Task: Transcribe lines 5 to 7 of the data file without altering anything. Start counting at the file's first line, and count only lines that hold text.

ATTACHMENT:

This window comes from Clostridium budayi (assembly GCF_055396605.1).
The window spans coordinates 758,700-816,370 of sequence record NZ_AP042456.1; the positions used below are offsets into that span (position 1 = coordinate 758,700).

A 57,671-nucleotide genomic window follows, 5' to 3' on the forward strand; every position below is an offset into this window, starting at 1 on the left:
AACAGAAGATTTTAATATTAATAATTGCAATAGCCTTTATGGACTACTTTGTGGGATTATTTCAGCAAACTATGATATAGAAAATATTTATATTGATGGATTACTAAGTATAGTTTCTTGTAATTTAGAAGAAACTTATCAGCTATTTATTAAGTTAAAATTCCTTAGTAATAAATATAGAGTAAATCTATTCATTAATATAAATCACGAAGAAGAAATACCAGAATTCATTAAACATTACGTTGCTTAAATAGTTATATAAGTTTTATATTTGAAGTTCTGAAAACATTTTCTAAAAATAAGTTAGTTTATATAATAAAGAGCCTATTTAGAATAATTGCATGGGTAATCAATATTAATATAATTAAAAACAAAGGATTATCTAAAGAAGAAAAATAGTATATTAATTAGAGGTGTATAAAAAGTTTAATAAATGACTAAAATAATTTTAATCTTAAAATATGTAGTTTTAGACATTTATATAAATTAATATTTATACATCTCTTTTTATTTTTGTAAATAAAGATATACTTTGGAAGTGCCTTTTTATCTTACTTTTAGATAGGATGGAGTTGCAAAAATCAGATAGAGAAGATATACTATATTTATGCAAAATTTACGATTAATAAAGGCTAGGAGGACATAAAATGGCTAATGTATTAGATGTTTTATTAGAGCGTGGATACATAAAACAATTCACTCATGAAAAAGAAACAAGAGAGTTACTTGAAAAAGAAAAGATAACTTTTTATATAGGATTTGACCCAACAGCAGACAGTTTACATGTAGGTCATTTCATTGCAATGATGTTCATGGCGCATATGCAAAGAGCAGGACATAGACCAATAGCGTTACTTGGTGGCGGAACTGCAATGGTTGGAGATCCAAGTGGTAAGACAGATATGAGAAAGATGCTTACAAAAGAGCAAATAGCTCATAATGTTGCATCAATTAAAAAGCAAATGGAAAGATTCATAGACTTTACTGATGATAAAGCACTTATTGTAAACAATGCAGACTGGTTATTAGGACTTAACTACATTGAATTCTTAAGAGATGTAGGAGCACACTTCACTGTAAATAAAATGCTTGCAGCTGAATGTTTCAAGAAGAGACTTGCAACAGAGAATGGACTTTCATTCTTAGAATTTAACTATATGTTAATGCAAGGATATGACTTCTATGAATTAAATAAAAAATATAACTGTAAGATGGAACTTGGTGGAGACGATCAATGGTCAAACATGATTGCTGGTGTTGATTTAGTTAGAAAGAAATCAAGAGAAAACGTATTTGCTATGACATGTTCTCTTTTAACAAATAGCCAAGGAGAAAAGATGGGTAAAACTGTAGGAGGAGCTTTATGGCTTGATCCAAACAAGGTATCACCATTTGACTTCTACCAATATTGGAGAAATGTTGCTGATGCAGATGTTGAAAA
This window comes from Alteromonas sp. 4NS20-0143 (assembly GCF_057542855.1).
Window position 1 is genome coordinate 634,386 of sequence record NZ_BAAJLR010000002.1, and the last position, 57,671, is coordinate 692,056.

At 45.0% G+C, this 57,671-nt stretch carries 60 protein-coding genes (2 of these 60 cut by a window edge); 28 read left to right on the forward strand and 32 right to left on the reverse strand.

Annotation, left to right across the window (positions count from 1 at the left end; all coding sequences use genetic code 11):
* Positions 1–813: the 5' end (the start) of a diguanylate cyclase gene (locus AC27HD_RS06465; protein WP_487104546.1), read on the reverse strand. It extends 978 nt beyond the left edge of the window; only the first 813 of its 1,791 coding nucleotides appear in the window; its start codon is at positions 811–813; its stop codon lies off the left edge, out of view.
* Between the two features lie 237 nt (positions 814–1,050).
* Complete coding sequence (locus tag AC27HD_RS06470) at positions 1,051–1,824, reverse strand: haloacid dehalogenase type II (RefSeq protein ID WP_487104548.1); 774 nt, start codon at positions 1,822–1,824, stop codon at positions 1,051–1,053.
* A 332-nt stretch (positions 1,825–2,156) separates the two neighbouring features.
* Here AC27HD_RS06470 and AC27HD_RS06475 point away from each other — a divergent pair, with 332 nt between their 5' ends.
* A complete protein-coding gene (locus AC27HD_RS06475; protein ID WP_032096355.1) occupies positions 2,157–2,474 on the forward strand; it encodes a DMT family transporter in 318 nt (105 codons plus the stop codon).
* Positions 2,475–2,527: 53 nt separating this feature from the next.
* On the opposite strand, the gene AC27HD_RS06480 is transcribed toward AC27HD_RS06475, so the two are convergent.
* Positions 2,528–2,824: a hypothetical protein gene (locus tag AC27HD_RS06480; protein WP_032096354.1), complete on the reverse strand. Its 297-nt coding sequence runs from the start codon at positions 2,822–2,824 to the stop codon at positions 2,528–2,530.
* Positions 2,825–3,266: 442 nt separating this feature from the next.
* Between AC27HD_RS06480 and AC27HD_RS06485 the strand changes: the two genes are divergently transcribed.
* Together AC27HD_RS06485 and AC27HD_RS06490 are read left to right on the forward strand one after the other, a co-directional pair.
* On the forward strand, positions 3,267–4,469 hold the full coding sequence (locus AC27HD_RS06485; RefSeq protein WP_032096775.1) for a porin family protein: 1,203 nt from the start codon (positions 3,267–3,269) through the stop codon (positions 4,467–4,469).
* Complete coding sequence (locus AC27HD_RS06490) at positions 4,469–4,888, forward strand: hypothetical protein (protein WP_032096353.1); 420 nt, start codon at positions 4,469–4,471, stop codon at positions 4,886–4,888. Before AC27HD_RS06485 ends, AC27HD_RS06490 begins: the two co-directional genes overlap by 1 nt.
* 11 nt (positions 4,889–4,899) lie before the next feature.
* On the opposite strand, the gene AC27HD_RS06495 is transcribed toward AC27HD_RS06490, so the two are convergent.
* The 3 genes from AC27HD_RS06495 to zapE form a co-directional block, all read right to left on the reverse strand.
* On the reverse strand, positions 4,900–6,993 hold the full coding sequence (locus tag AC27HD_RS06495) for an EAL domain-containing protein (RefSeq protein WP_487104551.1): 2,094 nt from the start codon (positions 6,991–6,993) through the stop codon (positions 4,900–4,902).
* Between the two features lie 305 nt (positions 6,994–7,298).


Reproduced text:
This window comes from Alteromonas sp. 4NS20-0143 (assembly GCF_057542855.1).
Window position 1 is genome coordinate 634,386 of sequence record NZ_BAAJLR010000002.1, and the last position, 57,671, is coordinate 692,056.

At 45.0% G+C, this 57,671-nt stretch carries 60 protein-coding genes (2 of these 60 cut by a window edge); 28 read left to right on the forward strand and 32 right to left on the reverse strand.